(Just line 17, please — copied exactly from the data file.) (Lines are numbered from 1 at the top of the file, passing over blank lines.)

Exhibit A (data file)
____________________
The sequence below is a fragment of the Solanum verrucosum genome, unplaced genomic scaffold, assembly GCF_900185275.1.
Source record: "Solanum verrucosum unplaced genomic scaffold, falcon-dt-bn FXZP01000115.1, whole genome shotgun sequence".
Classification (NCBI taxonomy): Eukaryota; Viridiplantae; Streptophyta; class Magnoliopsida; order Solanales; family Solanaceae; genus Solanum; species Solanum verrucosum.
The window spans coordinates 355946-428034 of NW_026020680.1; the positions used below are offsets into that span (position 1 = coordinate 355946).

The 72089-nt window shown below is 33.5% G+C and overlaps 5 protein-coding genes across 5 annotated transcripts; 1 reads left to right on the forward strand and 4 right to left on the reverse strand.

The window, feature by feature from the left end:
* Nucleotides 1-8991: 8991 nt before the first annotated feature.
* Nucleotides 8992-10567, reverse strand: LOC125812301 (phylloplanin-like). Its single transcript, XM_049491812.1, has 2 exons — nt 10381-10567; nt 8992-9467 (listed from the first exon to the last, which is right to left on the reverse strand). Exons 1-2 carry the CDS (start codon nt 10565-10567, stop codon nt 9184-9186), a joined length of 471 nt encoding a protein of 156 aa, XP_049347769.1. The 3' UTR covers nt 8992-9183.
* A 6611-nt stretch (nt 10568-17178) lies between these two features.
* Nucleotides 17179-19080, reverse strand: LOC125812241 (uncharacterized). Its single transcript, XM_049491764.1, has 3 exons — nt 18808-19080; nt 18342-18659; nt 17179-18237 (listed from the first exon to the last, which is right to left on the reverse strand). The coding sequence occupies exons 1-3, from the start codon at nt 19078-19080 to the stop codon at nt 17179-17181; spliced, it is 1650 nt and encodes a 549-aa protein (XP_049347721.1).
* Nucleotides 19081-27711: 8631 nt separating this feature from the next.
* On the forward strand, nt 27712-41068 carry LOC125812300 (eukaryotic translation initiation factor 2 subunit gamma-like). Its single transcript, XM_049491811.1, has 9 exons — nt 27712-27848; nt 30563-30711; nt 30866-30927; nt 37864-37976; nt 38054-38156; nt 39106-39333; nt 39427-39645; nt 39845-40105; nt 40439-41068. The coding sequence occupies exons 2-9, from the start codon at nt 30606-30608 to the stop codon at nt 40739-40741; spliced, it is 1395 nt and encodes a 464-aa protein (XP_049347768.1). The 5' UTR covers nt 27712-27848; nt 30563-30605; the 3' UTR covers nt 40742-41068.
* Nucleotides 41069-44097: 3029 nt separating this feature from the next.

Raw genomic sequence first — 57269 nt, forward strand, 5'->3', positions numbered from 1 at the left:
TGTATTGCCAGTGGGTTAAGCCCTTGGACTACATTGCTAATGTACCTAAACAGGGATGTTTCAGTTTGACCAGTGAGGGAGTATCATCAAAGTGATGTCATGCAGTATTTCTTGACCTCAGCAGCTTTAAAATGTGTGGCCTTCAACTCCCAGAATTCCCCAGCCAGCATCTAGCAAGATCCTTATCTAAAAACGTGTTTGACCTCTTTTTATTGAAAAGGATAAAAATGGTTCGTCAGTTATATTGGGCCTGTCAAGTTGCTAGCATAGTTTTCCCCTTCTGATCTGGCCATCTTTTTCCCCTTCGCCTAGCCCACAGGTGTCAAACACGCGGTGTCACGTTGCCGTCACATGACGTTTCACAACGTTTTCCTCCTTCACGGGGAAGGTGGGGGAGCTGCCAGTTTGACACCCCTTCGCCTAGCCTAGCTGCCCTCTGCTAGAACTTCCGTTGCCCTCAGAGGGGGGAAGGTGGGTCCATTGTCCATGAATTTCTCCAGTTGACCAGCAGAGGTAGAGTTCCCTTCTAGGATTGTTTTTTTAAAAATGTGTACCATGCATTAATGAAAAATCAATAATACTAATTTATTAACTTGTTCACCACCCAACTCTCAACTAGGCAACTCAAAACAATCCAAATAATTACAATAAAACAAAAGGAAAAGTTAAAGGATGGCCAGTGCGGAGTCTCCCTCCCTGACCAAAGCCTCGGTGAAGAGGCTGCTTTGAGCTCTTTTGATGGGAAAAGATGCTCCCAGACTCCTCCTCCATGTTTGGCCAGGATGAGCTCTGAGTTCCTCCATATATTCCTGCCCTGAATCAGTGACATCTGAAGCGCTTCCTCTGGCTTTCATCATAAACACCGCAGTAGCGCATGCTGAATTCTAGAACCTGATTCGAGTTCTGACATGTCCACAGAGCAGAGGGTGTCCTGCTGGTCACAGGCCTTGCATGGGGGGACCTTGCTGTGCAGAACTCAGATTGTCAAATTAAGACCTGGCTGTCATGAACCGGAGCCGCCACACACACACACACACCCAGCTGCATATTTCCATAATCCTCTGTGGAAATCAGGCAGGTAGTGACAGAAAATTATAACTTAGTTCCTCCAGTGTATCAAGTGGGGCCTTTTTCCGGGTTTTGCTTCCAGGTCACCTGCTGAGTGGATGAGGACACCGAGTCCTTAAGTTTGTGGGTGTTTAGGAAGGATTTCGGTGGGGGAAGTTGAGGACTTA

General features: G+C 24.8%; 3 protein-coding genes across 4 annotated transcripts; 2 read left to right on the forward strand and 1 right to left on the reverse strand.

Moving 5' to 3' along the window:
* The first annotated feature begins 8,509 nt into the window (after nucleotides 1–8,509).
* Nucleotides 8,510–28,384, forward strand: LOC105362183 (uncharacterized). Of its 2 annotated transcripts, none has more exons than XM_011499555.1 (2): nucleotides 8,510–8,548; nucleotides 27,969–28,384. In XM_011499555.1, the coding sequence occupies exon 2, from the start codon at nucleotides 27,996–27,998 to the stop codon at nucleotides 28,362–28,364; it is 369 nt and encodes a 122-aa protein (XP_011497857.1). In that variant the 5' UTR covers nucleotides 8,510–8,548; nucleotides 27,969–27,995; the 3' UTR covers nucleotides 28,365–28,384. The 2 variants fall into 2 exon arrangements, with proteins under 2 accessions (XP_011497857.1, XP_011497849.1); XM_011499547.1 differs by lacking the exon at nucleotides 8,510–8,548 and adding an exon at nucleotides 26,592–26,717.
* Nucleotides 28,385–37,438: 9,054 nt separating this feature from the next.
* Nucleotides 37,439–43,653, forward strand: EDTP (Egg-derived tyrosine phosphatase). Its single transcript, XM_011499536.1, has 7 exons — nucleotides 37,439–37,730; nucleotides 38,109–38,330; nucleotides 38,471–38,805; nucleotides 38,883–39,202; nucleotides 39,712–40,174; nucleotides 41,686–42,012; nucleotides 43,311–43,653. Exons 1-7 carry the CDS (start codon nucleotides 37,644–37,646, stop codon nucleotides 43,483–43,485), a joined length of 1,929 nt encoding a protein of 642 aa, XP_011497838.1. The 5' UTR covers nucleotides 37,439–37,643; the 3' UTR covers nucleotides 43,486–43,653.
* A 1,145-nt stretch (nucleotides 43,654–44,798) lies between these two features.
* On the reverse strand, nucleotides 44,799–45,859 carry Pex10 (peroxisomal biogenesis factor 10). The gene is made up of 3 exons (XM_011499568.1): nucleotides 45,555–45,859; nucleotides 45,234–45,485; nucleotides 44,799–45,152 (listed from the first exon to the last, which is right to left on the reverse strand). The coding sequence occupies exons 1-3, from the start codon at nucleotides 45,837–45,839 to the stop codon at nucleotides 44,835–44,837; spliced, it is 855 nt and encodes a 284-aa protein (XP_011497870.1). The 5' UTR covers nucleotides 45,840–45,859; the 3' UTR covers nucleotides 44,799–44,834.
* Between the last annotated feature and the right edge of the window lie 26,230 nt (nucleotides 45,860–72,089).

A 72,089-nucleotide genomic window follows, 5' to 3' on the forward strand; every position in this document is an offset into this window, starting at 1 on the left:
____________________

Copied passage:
Moving 5' to 3' along the window: